The Catholic Church has always encouraged us to be rooted in the Word of God as a step to learn, to know and to serve the Lord. We Catholics, tend to not to put in as much effort in reading the Sacred Scripture as compared to the Protestants, who are more diligent when it comes to reading the Word of God and embracing it into their lives.
Therefore, this weekend I would like to assist you in practising the “Lectio Divina” method. Lectio Divina is known as ‘sacred reading’ in Latin. As we practice reading the Sacred Scripture, we allow our hearts to cultivate hearing the voice of God in the silence of our hearts. By reading Holy Scripture, we enlighten our hearts and increase our knowledge of God.
Pope Emeritus Benedict XVI introduced an ancient method of utilising the Lectio Divina while reading the Sacred Scripture. It is one way to bring profound understanding to many Catholics about Scripture and to go into a deeper prayer life. Here are the ways of engaging into this method:
a. Lectio (Read): First and foremost, we need to select a passage from the Bible. We can always use the daily reading given in the Roman Missal in the Catholic Church. Before reading the texts, invite the Holy Spirit to assist us in our reading and prayer by saying: “Speak, O Lord, for your servant is listening.” (1 Sam 3:9).
b. Meditation or Reflection: Recall the passage you have just read and take a word or phrase to yourself and see what God is trying to communicate to you through the particular passage. God wants to speak to your heart. The Holy Spirit hears and will slowly respond to you. If possible, read and reread the Scripture text slowly and gently so that you may be able to grasp the details of the passage and become familiar.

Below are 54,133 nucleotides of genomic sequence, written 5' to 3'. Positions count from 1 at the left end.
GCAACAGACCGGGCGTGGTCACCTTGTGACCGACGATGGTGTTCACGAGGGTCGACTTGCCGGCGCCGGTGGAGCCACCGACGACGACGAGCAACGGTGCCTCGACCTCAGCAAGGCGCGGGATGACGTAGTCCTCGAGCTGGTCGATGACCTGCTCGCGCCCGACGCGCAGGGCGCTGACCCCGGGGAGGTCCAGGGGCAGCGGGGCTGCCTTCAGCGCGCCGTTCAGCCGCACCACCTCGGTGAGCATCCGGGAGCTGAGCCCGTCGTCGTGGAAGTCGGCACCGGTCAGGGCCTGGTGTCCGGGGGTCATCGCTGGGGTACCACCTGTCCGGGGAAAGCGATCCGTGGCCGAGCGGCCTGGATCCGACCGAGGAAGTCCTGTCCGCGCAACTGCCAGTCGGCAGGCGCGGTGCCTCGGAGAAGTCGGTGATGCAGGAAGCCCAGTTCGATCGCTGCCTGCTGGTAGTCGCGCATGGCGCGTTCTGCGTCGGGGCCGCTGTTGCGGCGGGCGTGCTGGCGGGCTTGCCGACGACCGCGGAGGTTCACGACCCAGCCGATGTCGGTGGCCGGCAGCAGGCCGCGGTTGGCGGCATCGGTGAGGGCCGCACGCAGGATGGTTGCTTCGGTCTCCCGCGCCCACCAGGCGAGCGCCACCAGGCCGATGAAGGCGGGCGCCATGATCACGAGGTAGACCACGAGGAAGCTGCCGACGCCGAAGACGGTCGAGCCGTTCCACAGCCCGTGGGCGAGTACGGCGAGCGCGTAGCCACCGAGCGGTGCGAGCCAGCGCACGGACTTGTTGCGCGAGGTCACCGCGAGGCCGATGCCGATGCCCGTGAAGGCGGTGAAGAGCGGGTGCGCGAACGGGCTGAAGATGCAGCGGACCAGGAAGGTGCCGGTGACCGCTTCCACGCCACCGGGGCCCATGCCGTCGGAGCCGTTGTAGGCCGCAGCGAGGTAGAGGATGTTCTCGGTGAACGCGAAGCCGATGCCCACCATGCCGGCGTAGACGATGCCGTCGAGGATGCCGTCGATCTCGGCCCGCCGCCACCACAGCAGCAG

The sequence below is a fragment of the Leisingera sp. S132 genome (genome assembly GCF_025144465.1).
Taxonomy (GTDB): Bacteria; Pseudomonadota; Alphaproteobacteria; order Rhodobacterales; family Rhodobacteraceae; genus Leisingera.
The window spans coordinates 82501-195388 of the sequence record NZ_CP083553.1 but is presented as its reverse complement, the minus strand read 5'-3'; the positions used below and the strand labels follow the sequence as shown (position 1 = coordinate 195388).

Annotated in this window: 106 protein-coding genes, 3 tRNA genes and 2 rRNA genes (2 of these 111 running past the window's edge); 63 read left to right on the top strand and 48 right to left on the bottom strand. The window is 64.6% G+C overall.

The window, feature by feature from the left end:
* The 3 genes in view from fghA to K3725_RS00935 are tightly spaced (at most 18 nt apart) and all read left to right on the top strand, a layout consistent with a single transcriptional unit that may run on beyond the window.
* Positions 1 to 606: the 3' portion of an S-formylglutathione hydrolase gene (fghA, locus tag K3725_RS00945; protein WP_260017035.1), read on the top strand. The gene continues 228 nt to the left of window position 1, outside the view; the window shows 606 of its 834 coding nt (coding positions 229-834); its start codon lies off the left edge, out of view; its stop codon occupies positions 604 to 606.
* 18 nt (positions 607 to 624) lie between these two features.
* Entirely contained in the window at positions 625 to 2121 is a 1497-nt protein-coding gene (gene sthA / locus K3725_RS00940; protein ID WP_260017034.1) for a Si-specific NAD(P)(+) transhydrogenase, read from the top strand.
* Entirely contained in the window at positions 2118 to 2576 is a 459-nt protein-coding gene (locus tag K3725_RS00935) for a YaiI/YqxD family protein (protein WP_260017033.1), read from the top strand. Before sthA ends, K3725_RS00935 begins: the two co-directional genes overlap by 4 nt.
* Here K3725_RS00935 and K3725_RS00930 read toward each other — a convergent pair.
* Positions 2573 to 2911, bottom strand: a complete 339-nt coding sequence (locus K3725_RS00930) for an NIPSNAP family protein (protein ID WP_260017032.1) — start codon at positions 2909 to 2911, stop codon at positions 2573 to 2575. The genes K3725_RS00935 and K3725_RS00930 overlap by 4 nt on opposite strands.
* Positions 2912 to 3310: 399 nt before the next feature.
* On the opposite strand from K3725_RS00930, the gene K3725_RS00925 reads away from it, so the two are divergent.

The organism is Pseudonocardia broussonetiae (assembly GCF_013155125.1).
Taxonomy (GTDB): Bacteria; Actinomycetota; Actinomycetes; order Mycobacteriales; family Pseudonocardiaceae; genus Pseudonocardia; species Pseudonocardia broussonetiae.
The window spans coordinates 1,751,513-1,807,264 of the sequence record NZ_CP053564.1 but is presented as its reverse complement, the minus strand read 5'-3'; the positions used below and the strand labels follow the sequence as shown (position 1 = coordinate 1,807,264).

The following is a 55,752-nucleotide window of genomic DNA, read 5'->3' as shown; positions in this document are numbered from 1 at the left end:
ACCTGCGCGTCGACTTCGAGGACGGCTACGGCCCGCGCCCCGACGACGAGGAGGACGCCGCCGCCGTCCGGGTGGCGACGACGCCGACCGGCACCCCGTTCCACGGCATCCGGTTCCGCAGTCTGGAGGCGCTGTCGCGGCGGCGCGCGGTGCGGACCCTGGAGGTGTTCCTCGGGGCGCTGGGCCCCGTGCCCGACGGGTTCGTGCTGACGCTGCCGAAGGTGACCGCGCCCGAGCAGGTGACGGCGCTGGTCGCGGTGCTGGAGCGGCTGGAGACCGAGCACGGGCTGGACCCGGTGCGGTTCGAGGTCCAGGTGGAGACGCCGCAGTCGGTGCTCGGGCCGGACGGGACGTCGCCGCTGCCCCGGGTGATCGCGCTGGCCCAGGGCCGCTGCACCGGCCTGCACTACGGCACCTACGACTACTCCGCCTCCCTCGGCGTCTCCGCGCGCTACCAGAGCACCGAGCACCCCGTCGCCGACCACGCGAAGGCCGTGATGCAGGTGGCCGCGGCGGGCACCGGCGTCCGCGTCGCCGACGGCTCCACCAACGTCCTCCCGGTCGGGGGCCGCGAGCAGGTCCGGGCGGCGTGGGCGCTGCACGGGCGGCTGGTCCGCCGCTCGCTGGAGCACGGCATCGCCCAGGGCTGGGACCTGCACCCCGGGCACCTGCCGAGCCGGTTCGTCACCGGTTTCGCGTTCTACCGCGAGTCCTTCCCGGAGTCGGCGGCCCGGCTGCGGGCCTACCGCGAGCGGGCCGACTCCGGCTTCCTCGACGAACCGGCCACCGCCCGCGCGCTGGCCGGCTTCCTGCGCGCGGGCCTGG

c. Oratio (Speak to God) and Contemplatio (Receive): It is the heart of the Lectio Divinia. Close your eyes and allow yourself to become silent. Slowly place yourself in the scene by using your imagination as to how Jesus looks like. What are the people saying to one another and their emotions? We need to use our intellect, imagination and senses to make the scene real and alive. When a thought or imagination sparks an idea that descends into your heart, then you can talk to the Lord in an intimate way and rest in His presence.
I still remember reading and contemplating on the infancy narrative of Jesus. In my imagination, I was 12 years old and Jesus was a boy of the same age as me. We were playing football together, went swimming in the river, camping, climbing, fishing, hunting… I was one with Boy Jesus and it was an assurance of Jesus’ presence in my imagination.
This conversations with the Lord can be for a few minutes. Authentic prayer must be brought into reality in one’s life.
d. Transformation or Application: The ultimate motive of Lectio Divina and all other form of prayer is to be transformed into the very essence of Jesus, to follow His footsteps. A St Paul says, “It is no longer I live, but Christ who lives in me,” (Gal 2:20).
I invite you to start using this Lectio Divina method by choosing our text, reading it in a more meditative way, speak to God, contemplate, converting the Word of God into prayer and live your life faithfully and reverently. This method teaches us to cultivate the ability to listen and to read the Sacred Scripture, and to apply this to our lives.
By Rev. Fr. George P.